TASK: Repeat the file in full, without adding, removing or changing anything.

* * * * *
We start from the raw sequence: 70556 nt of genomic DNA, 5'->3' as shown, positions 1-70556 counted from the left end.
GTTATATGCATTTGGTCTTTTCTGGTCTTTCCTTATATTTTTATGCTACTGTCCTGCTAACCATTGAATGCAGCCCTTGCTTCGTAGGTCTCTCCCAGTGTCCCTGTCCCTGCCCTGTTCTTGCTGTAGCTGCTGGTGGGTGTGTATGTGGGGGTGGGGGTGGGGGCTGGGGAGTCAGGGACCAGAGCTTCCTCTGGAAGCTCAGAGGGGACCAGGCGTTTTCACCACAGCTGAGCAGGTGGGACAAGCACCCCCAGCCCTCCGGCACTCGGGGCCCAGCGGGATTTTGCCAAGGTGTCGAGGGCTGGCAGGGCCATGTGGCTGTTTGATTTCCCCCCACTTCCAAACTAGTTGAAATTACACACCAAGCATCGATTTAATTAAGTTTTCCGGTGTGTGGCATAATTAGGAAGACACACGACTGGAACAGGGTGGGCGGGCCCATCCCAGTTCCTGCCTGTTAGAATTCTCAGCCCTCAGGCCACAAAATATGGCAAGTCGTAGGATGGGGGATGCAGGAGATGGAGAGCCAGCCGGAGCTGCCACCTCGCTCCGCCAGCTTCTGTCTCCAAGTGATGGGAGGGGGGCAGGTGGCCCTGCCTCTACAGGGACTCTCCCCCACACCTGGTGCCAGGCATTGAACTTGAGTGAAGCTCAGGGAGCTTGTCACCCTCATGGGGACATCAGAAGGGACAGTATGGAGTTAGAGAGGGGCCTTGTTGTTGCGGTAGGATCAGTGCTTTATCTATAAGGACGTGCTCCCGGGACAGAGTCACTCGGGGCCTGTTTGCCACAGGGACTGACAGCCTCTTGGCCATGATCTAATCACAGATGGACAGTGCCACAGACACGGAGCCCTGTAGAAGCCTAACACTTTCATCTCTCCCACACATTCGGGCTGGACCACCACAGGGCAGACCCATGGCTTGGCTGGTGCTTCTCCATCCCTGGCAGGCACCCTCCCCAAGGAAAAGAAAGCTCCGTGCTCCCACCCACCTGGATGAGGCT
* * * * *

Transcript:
We start from the raw sequence: 70556 nt of genomic DNA, 5'->3' as shown, positions 1-70556 counted from the left end.
GTTATATGCATTTGGTCTTTTCTGGTCTTTCCTTATATTTTTATGCTACTGTCCTGCTAACCATTGAATGCAGCCCTTGCTTCGTAGGTCTCTCCCAGTGTCCCTGTCCCTGCCCTGTTCTTGCTGTAGCTGCTGGTGGGTGTGTATGTGGGGGTGGGGGTGGGGGCTGGGGAGTCAGGGACCAGAGCTTCCTCTGGAAGCTCAGAGGGGACCAGGCGTTTTCACCACAGCTGAGCAGGTGGGACAAGCACCCCCAGCCCTCCGGCACTCGGGGCCCAGCGGGATTTTGCCAAGGTGTCGAGGGCTGGCAGGGCCATGTGGCTGTTTGATTTCCCCCCACTTCCAAACTAGTTGAAATTACACACCAAGCATCGATTTAATTAAGTTTTCCGGTGTGTGGCATAATTAGGAAGACACACGACTGGAACAGGGTGGGCGGGCCCATCCCAGTTCCTGCCTGTTAGAATTCTCAGCCCTCAGGCCACAAAATATGGCAAGTCGTAGGATGGGGGATGCAGGAGATGGAGAGCCAGCCGGAGCTGCCACCTCGCTCCGCCAGCTTCTGTCTCCAAGTGATGGGAGGGGGGCAGGTGGCCCTGCCTCTACAGGGACTCTCCCCCACACCTGGTGCCAGGCATTGAACTTGAGTGAAGCTCAGGGAGCTTGTCACCCTCATGGGGACATCAGAAGGGACAGTATGGAGTTAGAGAGGGGCCTTGTTGTTGCGGTAGGATCAGTGCTTTATCTATAAGGACGTGCTCCCGGGACAGAGTCACTCGGGGCCTGTTTGCCACAGGGACTGACAGCCTCTTGGCCATGATCTAATCACAGATGGACAGTGCCACAGACACGGAGCCCTGTAGAAGCCTAACACTTTCATCTCTCCCACACATTCGGGCTGGACCACCACAGGGCAGACCCATGGCTTGGCTGGTGCTTCTCCATCCCTGGCAGGCACCCTCCCCAAGGAAAAGAAAGCTCCGTGCTCCCACCCACCTGGATGAGGCT